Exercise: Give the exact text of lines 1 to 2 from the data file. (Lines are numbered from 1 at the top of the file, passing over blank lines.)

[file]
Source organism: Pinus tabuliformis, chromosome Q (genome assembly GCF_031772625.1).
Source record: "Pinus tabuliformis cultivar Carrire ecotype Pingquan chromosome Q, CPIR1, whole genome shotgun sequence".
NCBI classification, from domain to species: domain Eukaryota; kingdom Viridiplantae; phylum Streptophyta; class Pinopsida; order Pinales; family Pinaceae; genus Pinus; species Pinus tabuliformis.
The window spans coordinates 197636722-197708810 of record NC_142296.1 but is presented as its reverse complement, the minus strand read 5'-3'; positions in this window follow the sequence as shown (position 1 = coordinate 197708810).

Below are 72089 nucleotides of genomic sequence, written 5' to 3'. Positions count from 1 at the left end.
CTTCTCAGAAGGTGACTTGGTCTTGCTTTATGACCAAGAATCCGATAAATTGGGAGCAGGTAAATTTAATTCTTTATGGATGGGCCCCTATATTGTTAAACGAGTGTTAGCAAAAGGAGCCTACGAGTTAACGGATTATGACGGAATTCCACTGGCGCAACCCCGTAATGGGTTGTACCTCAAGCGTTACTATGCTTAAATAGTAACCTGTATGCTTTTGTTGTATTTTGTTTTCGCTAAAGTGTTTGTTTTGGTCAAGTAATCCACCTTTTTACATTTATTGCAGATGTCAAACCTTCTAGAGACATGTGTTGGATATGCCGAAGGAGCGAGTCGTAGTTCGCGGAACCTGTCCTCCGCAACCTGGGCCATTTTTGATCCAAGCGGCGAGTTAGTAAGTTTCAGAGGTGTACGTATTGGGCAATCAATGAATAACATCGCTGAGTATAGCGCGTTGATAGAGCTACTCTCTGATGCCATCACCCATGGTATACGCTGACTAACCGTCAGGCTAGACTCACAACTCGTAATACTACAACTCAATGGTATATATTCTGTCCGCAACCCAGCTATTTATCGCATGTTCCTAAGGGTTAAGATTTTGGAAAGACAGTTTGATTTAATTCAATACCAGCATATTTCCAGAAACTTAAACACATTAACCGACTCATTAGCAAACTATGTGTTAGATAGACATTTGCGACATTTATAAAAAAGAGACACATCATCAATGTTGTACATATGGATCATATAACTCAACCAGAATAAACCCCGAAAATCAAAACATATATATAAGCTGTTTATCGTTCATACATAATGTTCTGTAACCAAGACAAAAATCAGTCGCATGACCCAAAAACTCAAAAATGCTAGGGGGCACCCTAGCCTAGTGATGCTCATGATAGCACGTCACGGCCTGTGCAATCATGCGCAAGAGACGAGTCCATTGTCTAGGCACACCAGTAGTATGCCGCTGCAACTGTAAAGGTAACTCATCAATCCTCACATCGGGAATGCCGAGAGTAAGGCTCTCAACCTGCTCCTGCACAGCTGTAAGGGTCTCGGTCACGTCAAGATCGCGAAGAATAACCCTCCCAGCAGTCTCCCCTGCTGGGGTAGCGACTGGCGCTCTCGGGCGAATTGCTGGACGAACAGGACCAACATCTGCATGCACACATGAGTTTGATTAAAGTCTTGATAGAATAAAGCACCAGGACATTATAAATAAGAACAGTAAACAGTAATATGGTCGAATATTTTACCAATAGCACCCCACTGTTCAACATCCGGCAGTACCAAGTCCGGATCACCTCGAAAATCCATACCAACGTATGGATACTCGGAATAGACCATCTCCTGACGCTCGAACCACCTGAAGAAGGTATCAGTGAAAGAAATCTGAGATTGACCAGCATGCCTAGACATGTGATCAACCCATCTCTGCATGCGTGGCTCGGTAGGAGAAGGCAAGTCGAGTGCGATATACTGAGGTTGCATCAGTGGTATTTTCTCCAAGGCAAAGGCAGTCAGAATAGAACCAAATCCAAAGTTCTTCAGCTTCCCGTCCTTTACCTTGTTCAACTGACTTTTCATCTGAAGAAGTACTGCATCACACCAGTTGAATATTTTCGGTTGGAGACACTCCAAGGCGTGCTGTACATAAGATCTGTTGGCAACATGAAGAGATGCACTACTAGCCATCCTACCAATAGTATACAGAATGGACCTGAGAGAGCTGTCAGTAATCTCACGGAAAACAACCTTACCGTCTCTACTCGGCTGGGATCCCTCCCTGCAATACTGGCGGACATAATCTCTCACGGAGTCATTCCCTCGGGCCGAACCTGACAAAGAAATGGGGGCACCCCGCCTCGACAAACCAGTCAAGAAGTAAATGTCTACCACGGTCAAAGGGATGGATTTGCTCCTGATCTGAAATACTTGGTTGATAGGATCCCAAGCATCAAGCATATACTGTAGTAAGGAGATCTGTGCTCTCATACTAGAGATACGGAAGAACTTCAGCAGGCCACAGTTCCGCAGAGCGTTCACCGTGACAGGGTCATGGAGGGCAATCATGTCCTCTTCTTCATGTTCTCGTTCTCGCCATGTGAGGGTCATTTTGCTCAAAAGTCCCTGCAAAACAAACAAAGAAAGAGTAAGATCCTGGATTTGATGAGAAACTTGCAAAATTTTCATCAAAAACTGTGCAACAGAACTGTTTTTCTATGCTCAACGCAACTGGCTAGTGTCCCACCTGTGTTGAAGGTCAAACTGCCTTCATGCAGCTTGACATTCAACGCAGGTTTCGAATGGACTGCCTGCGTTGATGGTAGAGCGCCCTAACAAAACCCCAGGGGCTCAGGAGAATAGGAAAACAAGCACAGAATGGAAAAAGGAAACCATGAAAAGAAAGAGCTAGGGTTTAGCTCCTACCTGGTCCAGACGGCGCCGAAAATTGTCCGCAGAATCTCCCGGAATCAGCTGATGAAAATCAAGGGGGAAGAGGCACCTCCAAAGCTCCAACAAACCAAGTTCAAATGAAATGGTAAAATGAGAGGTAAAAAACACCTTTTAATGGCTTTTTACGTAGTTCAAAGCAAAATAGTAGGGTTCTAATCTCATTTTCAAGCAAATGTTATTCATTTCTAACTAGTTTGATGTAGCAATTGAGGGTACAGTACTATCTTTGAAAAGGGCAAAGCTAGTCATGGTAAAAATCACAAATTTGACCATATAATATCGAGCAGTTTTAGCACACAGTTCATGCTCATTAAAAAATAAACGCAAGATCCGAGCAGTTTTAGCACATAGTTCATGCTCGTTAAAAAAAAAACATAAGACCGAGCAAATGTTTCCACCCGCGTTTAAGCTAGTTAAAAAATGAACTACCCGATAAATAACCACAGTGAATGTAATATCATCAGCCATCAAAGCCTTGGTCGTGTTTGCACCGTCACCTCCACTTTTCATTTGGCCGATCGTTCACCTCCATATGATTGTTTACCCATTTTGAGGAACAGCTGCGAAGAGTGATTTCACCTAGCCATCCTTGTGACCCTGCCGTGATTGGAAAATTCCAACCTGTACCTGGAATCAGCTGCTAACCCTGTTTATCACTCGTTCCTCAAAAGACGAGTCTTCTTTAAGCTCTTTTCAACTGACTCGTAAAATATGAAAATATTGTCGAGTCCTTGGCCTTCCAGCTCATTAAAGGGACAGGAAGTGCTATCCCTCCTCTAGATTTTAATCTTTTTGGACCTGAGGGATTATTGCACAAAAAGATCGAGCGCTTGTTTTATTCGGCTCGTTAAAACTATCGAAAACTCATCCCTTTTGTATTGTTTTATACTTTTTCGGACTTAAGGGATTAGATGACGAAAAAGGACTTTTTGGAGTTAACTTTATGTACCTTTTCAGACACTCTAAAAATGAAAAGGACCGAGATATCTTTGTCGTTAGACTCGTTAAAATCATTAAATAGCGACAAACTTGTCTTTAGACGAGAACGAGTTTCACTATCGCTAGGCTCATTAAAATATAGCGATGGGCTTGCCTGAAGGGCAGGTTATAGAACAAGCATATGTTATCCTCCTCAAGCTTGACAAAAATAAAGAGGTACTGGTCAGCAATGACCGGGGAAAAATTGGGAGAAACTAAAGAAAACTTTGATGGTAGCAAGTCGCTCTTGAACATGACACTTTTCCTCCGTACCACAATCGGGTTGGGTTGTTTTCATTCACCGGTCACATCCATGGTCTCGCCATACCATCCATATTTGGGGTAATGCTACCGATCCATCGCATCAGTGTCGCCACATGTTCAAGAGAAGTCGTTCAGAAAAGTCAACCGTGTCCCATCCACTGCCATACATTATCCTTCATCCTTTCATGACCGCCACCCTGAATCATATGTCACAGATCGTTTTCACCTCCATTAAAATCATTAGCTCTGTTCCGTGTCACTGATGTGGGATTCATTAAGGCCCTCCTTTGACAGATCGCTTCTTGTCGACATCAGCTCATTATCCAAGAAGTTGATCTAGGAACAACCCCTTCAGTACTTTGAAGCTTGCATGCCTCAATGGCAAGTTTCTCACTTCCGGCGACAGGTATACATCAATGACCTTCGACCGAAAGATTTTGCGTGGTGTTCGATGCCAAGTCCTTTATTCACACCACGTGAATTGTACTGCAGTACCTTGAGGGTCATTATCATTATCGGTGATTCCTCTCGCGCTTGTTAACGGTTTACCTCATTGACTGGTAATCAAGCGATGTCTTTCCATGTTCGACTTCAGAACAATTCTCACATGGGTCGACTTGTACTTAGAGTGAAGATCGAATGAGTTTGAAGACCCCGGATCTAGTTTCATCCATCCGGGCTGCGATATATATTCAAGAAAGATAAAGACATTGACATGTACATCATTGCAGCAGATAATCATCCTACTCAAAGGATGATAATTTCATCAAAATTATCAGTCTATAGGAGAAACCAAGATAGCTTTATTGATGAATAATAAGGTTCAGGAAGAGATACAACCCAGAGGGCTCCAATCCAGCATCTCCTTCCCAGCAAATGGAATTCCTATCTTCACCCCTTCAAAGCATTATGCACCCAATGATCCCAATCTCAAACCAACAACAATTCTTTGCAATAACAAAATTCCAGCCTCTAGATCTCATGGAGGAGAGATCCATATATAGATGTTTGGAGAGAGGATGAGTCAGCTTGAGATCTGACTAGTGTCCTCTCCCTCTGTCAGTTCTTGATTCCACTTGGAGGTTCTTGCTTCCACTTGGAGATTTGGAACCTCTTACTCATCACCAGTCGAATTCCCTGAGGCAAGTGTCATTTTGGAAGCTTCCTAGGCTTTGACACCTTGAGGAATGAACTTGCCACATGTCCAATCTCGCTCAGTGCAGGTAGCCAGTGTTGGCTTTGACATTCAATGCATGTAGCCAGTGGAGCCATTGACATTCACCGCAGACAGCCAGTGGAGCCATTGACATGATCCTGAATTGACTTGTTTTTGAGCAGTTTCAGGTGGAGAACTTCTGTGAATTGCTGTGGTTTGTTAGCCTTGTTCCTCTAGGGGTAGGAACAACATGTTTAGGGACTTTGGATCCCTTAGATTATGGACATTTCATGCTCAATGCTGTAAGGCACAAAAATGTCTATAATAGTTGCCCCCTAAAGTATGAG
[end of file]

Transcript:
Source organism: Pinus tabuliformis, chromosome Q (genome assembly GCF_031772625.1).
Source record: "Pinus tabuliformis cultivar Carrire ecotype Pingquan chromosome Q, CPIR1, whole genome shotgun sequence".